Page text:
A comprehensive search of MEDLINE (from 1947 to April 2014), EMBASE (from 1974 to April 2014), Publius Ovidius Naso (Ovoid), Database of Abstracts of Reviews of Effects and the Cochrane Central Register of Controlled Trials in issue 3, 2014 of the Cochrane Library was performed. The studies were restricted to humans and English language. The search strategy used the exploded Medical Subject Headings term "hearing screening" "hearing loss" combined with the second set obtained using the exploded terms "Genetic screening gene" or "susceptible gene for newborn" or "aminoglycosides" OR "MT-RNR1" OR "A1555G" OR "A7445G" OR "C1494T". Reference lists and citation indexes of identified manuscripts were cross-referenced to identify further relevant literature. Short-listing of titles and abstracts on the basis of relevancy and subsequent data extraction were undertaken independently by two authors. Differences were resolved by mutual consensus.

Inclusion criteria

  1. Studies investigating the prevalence/incidence of MT-RNR1 gene mutations (A1555G, C1494T, A7445G) in the population.
  2. Relevant human studies on screening for MT-RNR1.
  3. Studies describing the risk of SNHL in MT-RNR1 mutation.


Exclusion criteria

  1. Letters to the editor, conference proceedings and editorials.
  2. Non-English literature and animal studies.
  3. Case reports from which incidence/prevalence data could not be extracted.


Studies that did not meet the inclusion criteria, though considered relevant to the body of evidence were reviewed as appropriate, including review of references to ensure inclusion of all relevant literature.

The 2011 Centre for Evidence Based Medicine Oxford criteria was used to assess/classify the quality designs of studies. [19]

Results/Meta-analysis

This was performed on all the prevalence recorded globally using the MetaXL 2013 random effect package and method. [20]

The preliminary search yielded 295 articles. Sixty-nine full text articles were selected following review of the titles and abstracts. Cross-referencing of these articles provided a further 25 studies bringing the cumulative total to 91 of which 45 were found to meet our inclusion criteria [Figure 1], representing cohorts, case-control studies and case series only. All papers were independently reviewed for study design and data extraction by at least two investigators [Table 1].
Figure 1: Illustrates the search and selection processes for the articles utilised in the mitochondrially encoded 12S RNA systematic review and meta-analysis

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Table 1: This contains the summary of the contents of the articles selected for inclusion in this study including the level of evidence, article type, race studied, results and outcome

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Forty-two articles [3],[6],[7],[9],[10],[11],[12],[13],[16],[17],[21],[22],[23],[24],[25],[26],[27],[28],[29],[30],[31],[32],[33],[34],[35],[36] (the others are as shown in [Figure 2]) addressed the prevalence/incidence of MT-RNR1 mutation in the populations with SNHL for which a range of 0% in Brazilian [30] and Argentine [32] subjects to 100% in 3 Spanish families [31] with aminoglycoside-induced hearing loss were presented. The modal prevalence was 3.2% and only A1555G and/or C1494T variants were assessed. Fourteen papers [9],[10],[16],[21],[30],[32],[33],[34] [rest as seen in [Figure 2] described prevalence/incidence in the general population/normal controls; these included low birth weight neonates, newborns and neonatal intensive care unit (NICU) patients. A range of 0% to 1.8% was presented. Three papers documented ototoxicity in patients with no observed MT-RNR1 mutations [9],[21],[24] while two papers had no hearing impairment among patients with the mutation with or without the gentamicin exposure. [26],[33] Eight papers [7],[17],[22],[26],[29],[35],[36],[37] recorded a wide phenotypic variance of hearing impairment, age-of-onset and audiometric configurations in patients with the mutation and hearing impairment.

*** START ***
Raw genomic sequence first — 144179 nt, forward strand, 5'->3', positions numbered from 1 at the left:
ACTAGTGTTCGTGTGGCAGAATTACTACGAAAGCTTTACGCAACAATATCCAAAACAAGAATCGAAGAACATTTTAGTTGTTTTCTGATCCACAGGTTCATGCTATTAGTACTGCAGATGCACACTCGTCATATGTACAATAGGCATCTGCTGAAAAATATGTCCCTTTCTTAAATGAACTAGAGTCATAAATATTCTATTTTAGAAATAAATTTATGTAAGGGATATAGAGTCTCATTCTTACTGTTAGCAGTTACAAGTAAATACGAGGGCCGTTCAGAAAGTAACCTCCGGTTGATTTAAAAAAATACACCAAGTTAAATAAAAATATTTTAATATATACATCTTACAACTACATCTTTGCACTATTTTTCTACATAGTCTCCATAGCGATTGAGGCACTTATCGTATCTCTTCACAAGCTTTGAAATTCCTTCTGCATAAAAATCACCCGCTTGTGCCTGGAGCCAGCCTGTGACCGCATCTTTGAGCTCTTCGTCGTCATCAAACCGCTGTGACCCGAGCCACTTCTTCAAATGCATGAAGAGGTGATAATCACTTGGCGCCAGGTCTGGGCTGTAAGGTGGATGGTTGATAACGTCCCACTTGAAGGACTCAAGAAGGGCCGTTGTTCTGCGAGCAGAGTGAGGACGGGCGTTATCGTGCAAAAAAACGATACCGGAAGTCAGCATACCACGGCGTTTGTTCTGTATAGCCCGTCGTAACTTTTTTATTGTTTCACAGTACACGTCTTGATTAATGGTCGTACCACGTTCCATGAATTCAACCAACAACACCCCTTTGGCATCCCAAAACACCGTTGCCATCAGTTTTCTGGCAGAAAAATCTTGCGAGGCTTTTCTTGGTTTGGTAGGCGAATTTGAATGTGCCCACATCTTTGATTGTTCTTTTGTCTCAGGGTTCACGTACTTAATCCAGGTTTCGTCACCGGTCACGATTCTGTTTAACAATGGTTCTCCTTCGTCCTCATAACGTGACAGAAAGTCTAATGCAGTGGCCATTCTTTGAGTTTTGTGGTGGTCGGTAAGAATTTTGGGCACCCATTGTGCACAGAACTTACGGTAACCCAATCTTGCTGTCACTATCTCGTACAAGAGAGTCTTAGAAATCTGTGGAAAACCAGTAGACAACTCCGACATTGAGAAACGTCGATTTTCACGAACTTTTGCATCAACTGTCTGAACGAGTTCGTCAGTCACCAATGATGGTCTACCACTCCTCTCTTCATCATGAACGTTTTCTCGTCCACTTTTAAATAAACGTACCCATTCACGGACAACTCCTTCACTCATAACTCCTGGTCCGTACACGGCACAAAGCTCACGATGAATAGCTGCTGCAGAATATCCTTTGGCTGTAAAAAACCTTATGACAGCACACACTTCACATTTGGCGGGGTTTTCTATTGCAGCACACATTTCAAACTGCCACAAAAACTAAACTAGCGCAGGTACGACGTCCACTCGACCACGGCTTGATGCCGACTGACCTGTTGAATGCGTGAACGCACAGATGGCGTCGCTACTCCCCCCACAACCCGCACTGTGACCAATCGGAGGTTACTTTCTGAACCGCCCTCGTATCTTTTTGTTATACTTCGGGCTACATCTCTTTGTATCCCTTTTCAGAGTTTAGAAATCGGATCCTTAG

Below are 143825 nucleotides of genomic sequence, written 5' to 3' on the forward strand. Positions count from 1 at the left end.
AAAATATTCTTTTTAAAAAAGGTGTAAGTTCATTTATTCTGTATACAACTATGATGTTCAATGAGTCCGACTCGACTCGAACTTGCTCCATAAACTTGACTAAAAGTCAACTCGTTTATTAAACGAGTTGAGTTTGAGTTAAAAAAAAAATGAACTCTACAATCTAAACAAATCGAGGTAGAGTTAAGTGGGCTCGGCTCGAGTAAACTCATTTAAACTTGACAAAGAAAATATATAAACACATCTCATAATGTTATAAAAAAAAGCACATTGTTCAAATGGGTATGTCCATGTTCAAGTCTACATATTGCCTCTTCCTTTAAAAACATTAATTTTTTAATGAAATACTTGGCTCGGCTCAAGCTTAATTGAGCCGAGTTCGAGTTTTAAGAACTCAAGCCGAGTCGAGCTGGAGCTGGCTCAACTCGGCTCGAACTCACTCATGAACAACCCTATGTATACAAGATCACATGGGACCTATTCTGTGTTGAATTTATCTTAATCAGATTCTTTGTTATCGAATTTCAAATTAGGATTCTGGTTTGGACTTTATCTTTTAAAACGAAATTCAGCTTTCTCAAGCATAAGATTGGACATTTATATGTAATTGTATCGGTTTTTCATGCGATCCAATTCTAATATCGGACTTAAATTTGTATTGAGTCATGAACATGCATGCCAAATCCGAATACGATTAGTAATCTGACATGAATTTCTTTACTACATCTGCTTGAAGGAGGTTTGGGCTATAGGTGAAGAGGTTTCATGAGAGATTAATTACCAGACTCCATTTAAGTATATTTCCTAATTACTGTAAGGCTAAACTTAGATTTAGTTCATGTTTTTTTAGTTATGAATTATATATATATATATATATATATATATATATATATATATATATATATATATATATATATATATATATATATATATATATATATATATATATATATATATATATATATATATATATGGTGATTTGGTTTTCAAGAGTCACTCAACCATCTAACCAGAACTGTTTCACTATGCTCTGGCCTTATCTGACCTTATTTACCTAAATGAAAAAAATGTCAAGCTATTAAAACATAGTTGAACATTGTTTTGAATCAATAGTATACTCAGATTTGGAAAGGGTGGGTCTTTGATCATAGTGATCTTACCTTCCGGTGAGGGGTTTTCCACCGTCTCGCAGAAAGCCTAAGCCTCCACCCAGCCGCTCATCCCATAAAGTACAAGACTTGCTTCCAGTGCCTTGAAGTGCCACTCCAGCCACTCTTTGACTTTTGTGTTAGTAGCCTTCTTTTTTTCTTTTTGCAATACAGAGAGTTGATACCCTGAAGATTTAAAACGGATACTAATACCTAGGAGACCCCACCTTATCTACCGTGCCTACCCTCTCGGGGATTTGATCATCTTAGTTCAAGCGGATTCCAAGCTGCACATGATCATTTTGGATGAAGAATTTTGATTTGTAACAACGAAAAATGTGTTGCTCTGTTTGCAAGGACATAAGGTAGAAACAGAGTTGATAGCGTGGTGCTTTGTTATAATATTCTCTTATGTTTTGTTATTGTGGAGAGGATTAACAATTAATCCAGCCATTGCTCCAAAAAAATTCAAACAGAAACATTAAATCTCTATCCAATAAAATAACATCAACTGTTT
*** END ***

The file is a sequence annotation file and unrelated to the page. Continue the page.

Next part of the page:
Figure 2: The Forest plot of the meta-analysis of the mitochondrially encoded 12S RNA pooled global prevalence using the MetaXL 2013

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Two articles [22],[31] described the adverse effects/relative risks on hearing following aminoglycoside exposure in patients carrying the mutation. Both articles focused on Spanish populations and reported a relative increase in development of SNHL following aminoglycoside administration among the genetic mutation carriers, as high as 2.3 times greater in one of the studies [22] compared to those without the mutation.

A noteworthy article [16] focused on the accuracy and rapidity of a screening test for common MT-RNR1 gene mutations. The screening test was found to be highly accurate (up to 99.8%), and results were rapidly available (within 60 min). Other innovative methods for screening MT-RNR1 include MassArray (Sequenom Inc, USA)(that combines a highly specific polymerase chain reaction [PCR] and the accuracy of mass spectrometry) [38] and the "on/off switch" that is combined with PCR. [39] Base quenched probe technique in a PCR assay [40] and the multiplex primer extension methods [41] were described as the most appropriate for mass screening of MT-RNR1. The denaturing high-performance liquid chromatography [42] method was found to be simple, accurate and cost effective whereas, Li et al. [43] also described the Real-time quantitative PCR as suitable for a rapid screening for MT-RNR1 in the deaf population.